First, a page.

This may have all seemed reasonable enough. But then the management fell back on a time honored Parisian tradition; blame any problem on outside agitators. First, the management named a “cabal” to whom the current owners had refused to sell the Moulin Rouge, and who had paid off some members of the audience to cause trouble. Then they suggested that a few disaffected projectionists, who had quit just before the screening, may have been responsible for the unpleasantness. Finally, management claimed that the transformation of the Moulin Rouge into a cinema had infuriated the old music hall’s orchestra members who suddenly were out of a job, and may have come to Fox Folies looking to blow off a little steam.
In its report on the “noisy and violent incidents,” the Parisian fascist newspaper L’Action Française, which always seemed ready to blame Jews or communists for any unrest in Paris, this time chose not to single out anyone from outside, or to place responsibility on outraged orchestra members. The newspaper devoted almost two full columns to the events at the Moulin Rouge, and gave the story a dramatic headline: “The Fall of Fox Follies” (“La Chute des Folies-Fox”). The newspaper gave much more detail about the violence at the cinema than Le Figaro had, saying that spectators had torn the metal numbers from their theatre seats and thrown them at the screen. The analysis in L’Action Française, at least at the beginning, is surprisingly measured, and mostly places the event within a nationwide context of a film industry unable to produce sound films as quickly and efficiently as the Americans. L’Action Française clamed not to be surprised by any of this, and said that it had been warning readers for weeks that an influx of American films would cause problems. And, of course, a musical revue like Fox Folies could only remind readers of what they had lost with the transformation of the Moulin Rouge, from music hall to cinema.
After this, L’Action Française reverted fully to form. The article complained not only of hearing only English rather than French, but to add visual insult to linguistic injury, Fox Folies also showed “blacks and whites” (“noirs et blancs”) on screen together. This was, according to the newspaper, more than viewers could take.
The press kept the story going for some time. Not quite a week later, La Renaissance, a very serious weekly journal of politics and culture, ironically headlined its article about the Moulin Rouge events, “À Propos of Progress in the Cinema,” and felt that the audience was fully justified in its complaints, which also included shouts of “In French!” and “Shut up!” (“ta gueule”), and then, as viewers stormed out of the cinema and saw others standing in line for the next show, “Stay out!” (“N’entrez pas!”). As late as March 1930, the monthly—and very sober–French review Europe ran its own story, arguing that the sound film would undoubtedly evolve slowly, and that while Fox Folies may have been enough to make Americans proud, it certainly wasn’t sufficient, technically or aesthetically, for French audiences.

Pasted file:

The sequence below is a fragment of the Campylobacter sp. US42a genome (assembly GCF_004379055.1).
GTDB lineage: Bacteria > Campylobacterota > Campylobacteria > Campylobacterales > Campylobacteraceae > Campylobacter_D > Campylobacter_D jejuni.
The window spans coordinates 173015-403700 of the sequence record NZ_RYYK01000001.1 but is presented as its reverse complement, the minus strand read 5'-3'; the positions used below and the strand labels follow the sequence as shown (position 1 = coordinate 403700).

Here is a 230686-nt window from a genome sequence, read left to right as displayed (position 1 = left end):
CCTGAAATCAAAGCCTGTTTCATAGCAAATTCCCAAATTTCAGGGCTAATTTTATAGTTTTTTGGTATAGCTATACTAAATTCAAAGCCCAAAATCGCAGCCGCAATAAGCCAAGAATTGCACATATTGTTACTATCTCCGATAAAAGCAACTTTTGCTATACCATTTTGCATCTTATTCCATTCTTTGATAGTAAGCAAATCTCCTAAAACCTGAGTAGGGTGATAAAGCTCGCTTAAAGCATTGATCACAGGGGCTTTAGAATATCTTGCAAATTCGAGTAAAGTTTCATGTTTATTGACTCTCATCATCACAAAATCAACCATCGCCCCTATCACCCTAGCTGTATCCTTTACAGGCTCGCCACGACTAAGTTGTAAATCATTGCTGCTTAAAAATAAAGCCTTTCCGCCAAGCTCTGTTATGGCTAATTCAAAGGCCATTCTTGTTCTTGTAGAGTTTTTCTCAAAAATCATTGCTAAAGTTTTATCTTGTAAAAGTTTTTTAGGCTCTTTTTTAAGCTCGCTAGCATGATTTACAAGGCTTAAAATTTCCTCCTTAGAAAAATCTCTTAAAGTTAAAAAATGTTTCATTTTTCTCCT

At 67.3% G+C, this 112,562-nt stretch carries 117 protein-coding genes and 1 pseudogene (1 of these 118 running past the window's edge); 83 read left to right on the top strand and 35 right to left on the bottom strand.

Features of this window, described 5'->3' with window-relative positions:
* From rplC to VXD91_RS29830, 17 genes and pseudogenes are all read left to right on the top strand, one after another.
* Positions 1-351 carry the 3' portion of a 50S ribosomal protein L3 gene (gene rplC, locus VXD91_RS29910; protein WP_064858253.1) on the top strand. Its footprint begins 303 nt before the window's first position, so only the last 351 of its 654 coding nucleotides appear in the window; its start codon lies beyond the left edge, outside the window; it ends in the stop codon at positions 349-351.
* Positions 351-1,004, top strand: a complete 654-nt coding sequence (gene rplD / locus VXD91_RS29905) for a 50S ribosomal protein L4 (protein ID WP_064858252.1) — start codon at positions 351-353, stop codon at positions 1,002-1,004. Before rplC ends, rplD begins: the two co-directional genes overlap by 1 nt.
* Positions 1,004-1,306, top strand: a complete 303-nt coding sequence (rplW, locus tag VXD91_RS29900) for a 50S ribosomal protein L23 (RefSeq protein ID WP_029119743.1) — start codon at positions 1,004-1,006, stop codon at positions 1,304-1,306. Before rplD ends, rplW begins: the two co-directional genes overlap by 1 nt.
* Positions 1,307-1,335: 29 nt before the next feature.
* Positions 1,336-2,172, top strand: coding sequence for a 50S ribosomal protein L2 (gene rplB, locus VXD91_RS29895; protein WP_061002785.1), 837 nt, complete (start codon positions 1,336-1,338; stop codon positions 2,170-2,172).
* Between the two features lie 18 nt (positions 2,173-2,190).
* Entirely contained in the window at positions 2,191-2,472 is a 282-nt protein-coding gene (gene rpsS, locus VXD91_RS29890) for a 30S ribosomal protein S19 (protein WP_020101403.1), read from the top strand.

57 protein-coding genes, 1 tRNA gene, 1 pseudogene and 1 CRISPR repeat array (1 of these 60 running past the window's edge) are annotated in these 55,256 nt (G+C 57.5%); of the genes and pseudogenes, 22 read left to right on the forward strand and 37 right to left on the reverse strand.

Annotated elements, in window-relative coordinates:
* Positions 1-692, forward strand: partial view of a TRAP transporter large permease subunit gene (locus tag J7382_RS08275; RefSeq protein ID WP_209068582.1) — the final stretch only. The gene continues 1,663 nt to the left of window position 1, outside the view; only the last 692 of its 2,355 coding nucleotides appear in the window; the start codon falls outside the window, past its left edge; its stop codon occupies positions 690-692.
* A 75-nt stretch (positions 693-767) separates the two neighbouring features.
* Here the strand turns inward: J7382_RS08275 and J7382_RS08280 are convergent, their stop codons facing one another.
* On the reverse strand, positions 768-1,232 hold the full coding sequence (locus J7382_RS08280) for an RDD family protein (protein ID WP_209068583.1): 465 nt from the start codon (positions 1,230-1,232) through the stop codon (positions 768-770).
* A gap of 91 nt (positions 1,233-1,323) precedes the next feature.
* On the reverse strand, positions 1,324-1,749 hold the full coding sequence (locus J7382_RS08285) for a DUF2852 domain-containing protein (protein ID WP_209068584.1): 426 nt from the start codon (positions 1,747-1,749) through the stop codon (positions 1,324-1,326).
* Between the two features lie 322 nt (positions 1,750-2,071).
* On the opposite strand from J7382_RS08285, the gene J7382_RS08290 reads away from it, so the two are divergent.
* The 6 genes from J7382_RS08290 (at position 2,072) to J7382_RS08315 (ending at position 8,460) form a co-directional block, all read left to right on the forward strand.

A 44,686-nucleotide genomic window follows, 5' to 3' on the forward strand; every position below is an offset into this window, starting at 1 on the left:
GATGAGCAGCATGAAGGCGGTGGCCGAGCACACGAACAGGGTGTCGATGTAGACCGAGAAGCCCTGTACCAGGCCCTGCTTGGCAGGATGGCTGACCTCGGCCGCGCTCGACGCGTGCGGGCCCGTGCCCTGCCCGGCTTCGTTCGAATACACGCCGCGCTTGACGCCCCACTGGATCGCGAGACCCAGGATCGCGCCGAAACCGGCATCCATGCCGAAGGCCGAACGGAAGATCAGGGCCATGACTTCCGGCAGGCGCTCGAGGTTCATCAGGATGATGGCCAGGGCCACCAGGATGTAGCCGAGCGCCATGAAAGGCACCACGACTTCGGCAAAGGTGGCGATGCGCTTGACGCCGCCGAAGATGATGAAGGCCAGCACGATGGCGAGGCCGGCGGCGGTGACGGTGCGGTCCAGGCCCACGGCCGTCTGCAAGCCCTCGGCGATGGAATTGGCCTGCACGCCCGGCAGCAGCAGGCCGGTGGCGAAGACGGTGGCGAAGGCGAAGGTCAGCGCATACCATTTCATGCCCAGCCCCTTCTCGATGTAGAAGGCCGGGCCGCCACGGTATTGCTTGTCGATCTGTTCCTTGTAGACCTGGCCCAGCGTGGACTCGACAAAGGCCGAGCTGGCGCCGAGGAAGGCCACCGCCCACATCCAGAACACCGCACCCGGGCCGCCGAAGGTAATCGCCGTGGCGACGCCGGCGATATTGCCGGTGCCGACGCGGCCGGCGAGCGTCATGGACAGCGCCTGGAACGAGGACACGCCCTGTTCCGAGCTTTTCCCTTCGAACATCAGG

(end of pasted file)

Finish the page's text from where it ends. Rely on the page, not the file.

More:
The Moulin Rouge would recover from the events of December 7th and 8th. In April 1930, René Clair’s Sous les toits de Paris would open there, and played exclusively at the Moulin Rouge for several months. For most critics and intellectuals, this was the film that showed the astonishing promise of the French sound film, and so these showings at the Moulin Rouge seemed to indicate a triumphant response to the “invasion” of films from Hollywood.
As far as I can tell, in going through available listings for the rest of 1929 and 1930, Fox Folies left the Moulin Rouge after a week or two and never played at another Parisian cinema. If this was indeed the case, it would have been extraordinary for a major American film to have such a brief run and then disappear completely, even if there were still relatively few Parisian cinemas wired for sound at the time. This certainly wouldn’t have been the original plan for the film, so French cinemas at the time must have been able to break contracts with distributors for Hollywood films, or had agreements that allowed them to cancel showings at fairly short notice. If this is what happened, it marks a rare occurrence of the French film industry responding quickly and directly to the apparent demands of its audience, demands that were vocal and violent and difficult to miss. At least in the very earliest months of the transition to sound in France, some Parisians literally refused to remain quiet about the films they wanted to see and hear.